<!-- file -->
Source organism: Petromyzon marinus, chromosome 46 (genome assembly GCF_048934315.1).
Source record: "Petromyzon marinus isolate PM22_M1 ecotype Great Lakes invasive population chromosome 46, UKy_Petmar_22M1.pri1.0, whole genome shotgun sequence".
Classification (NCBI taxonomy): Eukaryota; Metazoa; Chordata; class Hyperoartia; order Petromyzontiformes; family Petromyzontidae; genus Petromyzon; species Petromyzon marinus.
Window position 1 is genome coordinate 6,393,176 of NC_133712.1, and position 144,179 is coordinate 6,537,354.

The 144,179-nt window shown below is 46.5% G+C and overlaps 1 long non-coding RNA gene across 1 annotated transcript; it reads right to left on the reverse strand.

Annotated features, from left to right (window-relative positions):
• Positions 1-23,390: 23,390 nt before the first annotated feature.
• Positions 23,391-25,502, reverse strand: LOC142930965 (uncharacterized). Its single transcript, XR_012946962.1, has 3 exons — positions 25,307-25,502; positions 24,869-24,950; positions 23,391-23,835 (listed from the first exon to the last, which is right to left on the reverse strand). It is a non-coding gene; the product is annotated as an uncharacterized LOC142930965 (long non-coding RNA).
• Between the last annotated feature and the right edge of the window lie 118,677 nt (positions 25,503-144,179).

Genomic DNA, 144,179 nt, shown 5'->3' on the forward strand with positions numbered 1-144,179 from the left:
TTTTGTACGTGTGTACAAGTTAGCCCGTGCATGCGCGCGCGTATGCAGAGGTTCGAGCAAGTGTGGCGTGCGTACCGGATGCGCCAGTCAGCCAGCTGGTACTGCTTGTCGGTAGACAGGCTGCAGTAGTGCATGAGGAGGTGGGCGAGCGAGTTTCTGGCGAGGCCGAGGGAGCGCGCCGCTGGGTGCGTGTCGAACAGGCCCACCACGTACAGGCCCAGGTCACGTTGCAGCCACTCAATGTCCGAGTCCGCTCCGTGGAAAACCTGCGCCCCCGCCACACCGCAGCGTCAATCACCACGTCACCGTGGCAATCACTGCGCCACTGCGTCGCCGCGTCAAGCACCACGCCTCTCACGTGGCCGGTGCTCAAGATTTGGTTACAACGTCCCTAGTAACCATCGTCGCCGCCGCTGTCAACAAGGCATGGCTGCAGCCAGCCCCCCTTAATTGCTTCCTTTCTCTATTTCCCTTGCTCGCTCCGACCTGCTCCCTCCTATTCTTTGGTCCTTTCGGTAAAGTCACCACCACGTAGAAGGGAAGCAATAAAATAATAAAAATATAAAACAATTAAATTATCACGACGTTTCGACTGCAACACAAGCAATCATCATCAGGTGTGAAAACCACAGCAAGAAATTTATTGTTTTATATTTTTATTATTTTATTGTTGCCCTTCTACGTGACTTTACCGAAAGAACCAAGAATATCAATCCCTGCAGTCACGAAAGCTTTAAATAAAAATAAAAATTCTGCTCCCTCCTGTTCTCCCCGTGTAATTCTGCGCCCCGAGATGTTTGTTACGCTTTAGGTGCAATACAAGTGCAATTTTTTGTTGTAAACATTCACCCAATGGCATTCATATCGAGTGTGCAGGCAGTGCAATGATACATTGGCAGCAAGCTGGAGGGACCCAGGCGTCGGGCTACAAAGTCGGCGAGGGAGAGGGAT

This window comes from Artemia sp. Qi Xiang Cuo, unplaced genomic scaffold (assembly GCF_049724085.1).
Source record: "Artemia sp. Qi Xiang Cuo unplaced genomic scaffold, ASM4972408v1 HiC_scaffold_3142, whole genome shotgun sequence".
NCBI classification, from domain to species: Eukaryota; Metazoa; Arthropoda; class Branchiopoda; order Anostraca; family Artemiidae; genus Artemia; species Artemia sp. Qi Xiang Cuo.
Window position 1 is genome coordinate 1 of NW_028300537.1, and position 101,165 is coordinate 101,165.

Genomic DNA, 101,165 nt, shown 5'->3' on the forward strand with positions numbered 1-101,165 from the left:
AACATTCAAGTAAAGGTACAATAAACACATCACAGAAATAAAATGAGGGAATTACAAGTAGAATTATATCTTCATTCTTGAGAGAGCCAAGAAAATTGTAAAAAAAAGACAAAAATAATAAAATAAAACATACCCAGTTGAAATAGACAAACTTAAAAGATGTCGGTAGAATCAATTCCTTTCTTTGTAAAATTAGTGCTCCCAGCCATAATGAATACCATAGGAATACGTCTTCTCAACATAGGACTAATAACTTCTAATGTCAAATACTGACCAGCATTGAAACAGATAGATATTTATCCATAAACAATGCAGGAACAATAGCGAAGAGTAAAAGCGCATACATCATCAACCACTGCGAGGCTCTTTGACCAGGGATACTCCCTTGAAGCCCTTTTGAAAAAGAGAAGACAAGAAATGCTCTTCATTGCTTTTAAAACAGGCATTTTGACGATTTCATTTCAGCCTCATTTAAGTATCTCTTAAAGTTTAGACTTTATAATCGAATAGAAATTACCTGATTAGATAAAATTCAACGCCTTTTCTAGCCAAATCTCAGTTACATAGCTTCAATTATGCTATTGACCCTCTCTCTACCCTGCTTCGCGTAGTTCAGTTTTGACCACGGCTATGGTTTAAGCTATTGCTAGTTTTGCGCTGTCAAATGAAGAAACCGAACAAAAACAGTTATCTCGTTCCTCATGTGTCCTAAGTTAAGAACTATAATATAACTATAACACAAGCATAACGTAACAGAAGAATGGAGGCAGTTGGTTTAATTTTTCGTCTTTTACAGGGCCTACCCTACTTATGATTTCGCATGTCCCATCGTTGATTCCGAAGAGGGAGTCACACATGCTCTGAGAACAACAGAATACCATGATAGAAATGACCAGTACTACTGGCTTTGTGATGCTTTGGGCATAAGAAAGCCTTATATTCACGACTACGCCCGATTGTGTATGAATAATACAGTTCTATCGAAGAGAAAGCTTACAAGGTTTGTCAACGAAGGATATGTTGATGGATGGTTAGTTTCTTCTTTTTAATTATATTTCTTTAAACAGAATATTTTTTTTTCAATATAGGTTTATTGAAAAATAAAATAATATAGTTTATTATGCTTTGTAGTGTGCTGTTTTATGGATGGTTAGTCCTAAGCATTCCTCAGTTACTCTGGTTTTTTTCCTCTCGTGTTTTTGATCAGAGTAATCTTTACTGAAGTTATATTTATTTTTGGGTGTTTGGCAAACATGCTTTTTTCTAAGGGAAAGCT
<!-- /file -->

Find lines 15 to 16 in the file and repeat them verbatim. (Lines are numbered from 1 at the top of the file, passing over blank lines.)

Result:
Window position 1 is genome coordinate 1 of NW_028300537.1, and position 101,165 is coordinate 101,165.

Genomic DNA, 101,165 nt, shown 5'->3' on the forward strand with positions numbered 1-101,165 from the left: